How do you cook the perfect steak?
Choose the right cut of beef
Picking the ultimate steak begins with choosing the right beef cuts. Look for dry aged beef that has a good, deep red colour and some marbling of fat within the meat. Ask your butcher to advise you on which cuts suit your particular needs; some great cuts for grilling and pan frying are ribeye, sirloin, rump, T-Bone and fillet.
Season before you fry
Always season steak before frying it. Seasoning after cooking can draw out more juices, drying out your steak.
Don’t prod and poke
When frying a steak, don’t prod and poke it with a fork or any sharp utensil. Allow it to cook for a good 2 minutes on each side before turning it with a pair of tongs. If you want those dark char-grilled lines, get yourself a griddle pan.
Did you know you don’t ‘seal in juices’ when browning meat? In fact some juices are lost during the cooking process, however, it does add an appetising and caramelised colour and flavour to the meat.
When grilling steak on a braai, brush the steak with oil and seasoning before placing on a well-heated grill, this will prevent sticking.
Remove excess moisture
Pat steak with paper towel before cooking, this will remove excess moisture and aid the browning process.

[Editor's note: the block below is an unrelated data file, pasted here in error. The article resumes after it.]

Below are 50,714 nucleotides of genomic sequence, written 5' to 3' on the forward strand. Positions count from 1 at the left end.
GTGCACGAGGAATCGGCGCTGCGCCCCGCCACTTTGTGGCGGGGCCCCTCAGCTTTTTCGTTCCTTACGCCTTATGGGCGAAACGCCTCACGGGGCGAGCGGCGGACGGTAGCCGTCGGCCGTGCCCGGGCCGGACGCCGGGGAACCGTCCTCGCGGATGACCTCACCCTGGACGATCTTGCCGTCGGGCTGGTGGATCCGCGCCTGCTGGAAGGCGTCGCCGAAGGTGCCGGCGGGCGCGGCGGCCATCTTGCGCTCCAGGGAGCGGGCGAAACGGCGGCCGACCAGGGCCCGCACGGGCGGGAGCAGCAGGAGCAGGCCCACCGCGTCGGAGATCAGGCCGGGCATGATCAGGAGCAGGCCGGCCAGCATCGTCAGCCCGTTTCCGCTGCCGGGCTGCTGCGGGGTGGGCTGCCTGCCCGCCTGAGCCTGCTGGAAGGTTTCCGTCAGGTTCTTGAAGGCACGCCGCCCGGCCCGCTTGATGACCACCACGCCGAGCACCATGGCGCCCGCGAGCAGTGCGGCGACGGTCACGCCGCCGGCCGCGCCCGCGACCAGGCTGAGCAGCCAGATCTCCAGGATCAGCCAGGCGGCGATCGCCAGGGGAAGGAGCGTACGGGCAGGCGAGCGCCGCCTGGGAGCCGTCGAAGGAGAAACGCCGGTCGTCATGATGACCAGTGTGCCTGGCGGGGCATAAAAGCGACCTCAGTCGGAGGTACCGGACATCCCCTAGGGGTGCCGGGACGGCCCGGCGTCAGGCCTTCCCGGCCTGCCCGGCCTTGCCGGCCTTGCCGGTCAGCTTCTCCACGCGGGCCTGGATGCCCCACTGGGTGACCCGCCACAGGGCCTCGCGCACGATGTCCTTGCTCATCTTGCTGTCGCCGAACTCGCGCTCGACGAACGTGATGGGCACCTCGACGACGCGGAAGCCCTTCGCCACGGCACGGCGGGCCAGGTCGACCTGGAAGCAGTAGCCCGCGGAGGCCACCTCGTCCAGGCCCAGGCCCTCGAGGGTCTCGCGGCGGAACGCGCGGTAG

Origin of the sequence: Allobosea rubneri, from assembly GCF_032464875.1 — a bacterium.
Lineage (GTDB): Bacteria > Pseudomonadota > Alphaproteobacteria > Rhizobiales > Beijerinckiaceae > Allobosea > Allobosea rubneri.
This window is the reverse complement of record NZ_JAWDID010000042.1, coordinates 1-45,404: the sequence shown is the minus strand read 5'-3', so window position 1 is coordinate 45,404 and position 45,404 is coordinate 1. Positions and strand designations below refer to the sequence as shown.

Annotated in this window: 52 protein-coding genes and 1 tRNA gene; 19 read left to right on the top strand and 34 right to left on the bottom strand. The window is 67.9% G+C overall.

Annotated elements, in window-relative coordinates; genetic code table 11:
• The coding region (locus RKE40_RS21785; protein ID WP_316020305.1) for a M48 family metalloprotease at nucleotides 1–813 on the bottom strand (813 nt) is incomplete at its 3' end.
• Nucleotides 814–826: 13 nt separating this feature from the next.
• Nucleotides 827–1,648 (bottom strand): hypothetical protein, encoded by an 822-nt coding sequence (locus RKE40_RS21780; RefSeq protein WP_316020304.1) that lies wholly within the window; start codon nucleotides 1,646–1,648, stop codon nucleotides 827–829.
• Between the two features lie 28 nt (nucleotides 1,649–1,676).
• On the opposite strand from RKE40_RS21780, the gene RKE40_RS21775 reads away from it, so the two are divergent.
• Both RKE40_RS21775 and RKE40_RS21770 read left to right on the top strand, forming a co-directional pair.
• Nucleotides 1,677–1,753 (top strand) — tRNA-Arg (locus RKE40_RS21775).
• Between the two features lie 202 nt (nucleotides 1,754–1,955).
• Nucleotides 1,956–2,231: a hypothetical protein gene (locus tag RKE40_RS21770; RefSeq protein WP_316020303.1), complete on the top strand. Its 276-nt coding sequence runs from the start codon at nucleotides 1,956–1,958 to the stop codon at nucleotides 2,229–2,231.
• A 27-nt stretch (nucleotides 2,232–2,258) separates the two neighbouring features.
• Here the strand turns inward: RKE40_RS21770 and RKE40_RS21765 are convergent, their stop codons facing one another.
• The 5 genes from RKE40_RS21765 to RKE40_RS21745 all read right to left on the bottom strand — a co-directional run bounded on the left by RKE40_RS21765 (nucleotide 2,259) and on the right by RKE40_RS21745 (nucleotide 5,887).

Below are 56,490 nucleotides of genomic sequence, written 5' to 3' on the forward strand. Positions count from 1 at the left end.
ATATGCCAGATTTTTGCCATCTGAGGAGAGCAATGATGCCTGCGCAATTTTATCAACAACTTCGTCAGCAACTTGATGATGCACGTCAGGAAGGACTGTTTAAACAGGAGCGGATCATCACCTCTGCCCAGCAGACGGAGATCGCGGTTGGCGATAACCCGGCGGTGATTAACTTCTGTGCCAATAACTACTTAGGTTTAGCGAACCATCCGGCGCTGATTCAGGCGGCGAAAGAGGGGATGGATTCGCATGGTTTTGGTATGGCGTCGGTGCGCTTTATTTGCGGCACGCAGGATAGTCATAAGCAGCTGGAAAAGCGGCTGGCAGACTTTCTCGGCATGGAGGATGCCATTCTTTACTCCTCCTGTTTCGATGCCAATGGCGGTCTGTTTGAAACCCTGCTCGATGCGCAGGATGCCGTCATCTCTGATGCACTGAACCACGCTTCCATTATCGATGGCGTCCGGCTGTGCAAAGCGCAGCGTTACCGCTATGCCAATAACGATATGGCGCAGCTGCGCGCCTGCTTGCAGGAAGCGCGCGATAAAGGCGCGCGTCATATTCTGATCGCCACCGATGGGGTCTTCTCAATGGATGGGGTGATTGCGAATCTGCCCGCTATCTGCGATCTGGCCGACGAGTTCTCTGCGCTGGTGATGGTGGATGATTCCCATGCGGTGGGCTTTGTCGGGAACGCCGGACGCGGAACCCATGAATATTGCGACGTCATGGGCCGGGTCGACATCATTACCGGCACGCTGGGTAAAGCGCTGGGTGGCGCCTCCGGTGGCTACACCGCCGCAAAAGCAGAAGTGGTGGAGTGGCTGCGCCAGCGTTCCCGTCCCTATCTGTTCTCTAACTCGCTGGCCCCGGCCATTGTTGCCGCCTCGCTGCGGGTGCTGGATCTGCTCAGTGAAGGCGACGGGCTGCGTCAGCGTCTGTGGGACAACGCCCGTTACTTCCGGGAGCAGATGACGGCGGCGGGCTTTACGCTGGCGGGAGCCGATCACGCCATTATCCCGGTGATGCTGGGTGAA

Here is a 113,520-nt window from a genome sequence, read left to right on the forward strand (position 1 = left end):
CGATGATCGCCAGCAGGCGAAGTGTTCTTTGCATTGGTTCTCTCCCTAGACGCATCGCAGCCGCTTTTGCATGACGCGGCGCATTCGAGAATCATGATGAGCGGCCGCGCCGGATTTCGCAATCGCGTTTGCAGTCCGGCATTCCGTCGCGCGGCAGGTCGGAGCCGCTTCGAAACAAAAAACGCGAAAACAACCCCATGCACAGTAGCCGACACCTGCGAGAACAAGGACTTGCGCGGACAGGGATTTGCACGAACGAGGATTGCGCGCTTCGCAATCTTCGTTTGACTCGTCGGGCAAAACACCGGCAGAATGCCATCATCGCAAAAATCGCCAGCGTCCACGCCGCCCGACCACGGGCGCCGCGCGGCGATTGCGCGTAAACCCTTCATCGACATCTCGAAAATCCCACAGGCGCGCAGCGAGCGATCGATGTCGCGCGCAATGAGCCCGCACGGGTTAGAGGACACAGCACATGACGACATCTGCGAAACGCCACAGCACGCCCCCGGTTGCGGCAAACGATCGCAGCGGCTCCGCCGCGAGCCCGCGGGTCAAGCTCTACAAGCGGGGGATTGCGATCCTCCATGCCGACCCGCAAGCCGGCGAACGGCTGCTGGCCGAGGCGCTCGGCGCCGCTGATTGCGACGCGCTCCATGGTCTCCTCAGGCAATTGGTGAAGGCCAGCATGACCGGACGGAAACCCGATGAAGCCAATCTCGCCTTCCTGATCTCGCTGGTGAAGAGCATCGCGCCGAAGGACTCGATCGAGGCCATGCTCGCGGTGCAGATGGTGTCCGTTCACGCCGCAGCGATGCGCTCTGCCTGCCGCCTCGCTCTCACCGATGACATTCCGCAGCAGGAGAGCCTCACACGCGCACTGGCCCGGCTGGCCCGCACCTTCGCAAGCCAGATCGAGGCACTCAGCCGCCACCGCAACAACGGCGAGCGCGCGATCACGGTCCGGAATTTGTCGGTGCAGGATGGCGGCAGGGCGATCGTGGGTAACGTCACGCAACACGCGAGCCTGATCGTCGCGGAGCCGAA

Get the cooking time right
These times apply to a 2cm thick cut steak:
Rare: 2-3 minutes per side
Medium: 4-5 minutes per side
Well done: 5-6 minutes per side
There are many different methods to help tell if your steak is cooked to your liking: the touch test, for rare steak it should be soft to the touch, medium should yield a little to the touch and well done will feel tough and hard to the touch. A more precise way to tell how well done your steak is, is to use a meat thermometer. Once inserted into the thickest part of the steak, you can use the displayed temperature to tell exactly how well cooked your steak is. However, this method requires you to pierce the meat, so use an extra steak as a tester if you can.
Let it rest
After cooking steak, remove it from the heat, cover in foil and set it aside to ‘rest’ for a couple of minutes, this allows the juices and muscle fibres in the meat to settle and soften, ensuring the steak is tender.
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And you might like to try this winning recipe for steak with crispy potato wedges and mushroom sauce.